South African Congressman Andy Lodge once suggested through social networks that “we should buy a Coronavirus vaccine first, and then copy and produce it. In the face of saving lives, any patents and commercial profits are not worth mentioning”. 

Although these comments catered to the aspirations of the people, they aroused ridicule on the Internet. “How do we replicate and produce it? We don’t even know the formula of Coronavirus vaccine.” Some netizens said.

Judging from the actual effect of the introduction of vaccines in South Africa, the AstraZeneca vaccine produced by India has not been in place, and Pfizer vaccines are still lining up globally. 

At the beginning of this year, a number of South African media disclosed that “South Africa is producing 300 million doses of the Coronavirus vaccine for Johnson & Johnson.

Is it impossible to get one dose?” The public opinion expressed dissatisfaction with the government’s strategy for obtaining vaccines, and their voices were more focused on the strategy.

Vague”, information such as where to obtain the vaccine, the time of vaccination, and the price is not available.

This is true for large African countries, but it is even more difficult for many small countries. 

But there is also good news: Seychelles has begun to vaccinate Chinese vaccines, donated by the UAE, Egypt is about to vaccinate Chinese vaccines on a large scale, and Guinea has vaccinated 25 people with Russian vaccines.

The same situation exists in Asia. Pakistan’s “News” recently stated that while some developed countries have begun to vaccinate frontline personnel and people with more than one vaccine, developing countries like Pakistan are still struggling to obtain safe and effective vaccines.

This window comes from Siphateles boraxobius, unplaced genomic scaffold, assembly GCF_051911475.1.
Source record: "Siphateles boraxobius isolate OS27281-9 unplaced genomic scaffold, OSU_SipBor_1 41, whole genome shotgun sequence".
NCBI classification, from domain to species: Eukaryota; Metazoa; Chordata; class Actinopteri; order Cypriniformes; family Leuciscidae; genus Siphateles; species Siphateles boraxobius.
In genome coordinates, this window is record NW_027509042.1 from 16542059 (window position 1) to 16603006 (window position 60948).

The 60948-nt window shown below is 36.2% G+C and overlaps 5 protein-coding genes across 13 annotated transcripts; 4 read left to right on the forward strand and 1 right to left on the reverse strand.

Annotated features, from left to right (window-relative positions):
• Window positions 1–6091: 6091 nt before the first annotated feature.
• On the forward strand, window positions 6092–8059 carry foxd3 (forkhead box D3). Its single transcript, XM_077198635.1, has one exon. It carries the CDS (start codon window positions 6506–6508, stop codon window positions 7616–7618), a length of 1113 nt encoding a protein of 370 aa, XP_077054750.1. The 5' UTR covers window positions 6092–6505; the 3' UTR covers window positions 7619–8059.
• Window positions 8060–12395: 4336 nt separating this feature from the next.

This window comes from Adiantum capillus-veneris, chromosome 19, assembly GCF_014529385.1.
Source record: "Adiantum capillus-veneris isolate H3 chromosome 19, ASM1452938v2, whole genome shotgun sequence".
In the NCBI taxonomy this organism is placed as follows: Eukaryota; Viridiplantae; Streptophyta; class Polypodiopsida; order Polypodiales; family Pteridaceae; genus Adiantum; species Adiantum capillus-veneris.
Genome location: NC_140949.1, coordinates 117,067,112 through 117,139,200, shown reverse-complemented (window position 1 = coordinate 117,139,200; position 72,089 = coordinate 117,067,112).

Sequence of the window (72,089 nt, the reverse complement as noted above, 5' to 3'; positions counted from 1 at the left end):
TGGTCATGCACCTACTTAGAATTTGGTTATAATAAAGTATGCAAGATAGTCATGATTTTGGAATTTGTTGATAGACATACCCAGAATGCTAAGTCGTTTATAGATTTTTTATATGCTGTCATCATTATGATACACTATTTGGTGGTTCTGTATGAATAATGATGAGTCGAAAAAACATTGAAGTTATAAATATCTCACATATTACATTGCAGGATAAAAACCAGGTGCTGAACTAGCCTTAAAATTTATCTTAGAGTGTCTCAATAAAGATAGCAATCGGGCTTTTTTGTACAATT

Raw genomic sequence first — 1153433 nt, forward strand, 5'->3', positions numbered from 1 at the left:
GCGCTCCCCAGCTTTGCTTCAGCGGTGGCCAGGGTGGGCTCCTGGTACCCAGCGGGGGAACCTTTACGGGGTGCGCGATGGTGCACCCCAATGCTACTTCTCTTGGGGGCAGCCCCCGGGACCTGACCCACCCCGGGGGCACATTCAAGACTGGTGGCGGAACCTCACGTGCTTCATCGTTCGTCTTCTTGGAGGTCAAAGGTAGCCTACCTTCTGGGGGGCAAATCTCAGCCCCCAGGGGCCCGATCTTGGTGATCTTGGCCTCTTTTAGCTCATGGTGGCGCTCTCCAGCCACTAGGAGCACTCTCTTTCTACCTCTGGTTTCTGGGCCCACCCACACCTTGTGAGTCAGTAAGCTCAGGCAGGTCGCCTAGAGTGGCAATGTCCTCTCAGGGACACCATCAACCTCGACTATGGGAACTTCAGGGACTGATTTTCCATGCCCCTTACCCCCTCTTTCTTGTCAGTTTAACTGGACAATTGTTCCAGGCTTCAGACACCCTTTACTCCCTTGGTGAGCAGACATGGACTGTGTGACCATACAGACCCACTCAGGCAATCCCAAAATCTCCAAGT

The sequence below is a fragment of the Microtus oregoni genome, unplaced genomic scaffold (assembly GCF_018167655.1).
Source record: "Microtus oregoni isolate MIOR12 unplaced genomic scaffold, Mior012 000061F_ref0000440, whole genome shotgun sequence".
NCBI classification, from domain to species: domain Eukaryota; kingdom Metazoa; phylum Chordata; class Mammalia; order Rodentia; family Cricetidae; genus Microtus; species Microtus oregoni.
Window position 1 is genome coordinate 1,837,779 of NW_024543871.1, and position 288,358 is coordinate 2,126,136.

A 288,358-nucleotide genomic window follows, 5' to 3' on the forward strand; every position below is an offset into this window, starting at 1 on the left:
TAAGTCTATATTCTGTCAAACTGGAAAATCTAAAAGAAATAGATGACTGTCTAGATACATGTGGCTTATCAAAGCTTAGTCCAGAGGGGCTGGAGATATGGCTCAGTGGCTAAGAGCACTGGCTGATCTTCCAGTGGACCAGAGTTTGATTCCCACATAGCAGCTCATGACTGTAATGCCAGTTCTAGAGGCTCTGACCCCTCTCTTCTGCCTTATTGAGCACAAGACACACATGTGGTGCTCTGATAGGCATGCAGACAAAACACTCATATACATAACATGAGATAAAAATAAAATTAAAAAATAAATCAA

On the 18th, Pakistan issued a press announcement saying that it approved the emergency use of Coronavirus vaccine developed by China National Pharmaceutical Group in the country. 

According to Pakistan’s “Dawn” previously reported that the country is acquiring AstraZeneca vaccines through COVAX and private companies. 

An unnamed Pakistani Drug Administration official said, “I personally don’t think this vaccine will be available on the market in the next few months. The reality is that the vaccine is not available globally.

This situation may require It continued until the end of the second quarter of this year.”

According to the British “Nature” magazine, because high-income countries directly buy existing and planned vaccines from vaccine suppliers, middle-income countries are also negotiating with their suppliers, resulting in very few vaccines available for COVAX.

People may not get the vaccine until at least 2022.” In addition, the delivery of vaccines had to be delayed due to the difficulty in meeting the demand for vaccine supply from pharmaceutical companies. 

“Nepal will get the vaccine provided by COVAX as soon as 4 months later.” Nepal’s “Republic” website stated on the 18th.

For many poor countries, vaccine supply is only one of the challenges. Because vaccines such as Pfizer require ultra-low temperature storage, this has left many countries with poor infrastructure conditions at a loss. 

Therefore, some media said that Western countries not only rush to stock up on vaccines, but also do not consider the needs of underdeveloped regions in terms of the logistics conditions required for vaccines.

“A sample of vaccine nationalism”

“The EU wants to share the surplus vaccine,” German TV 1 reported on the 20th.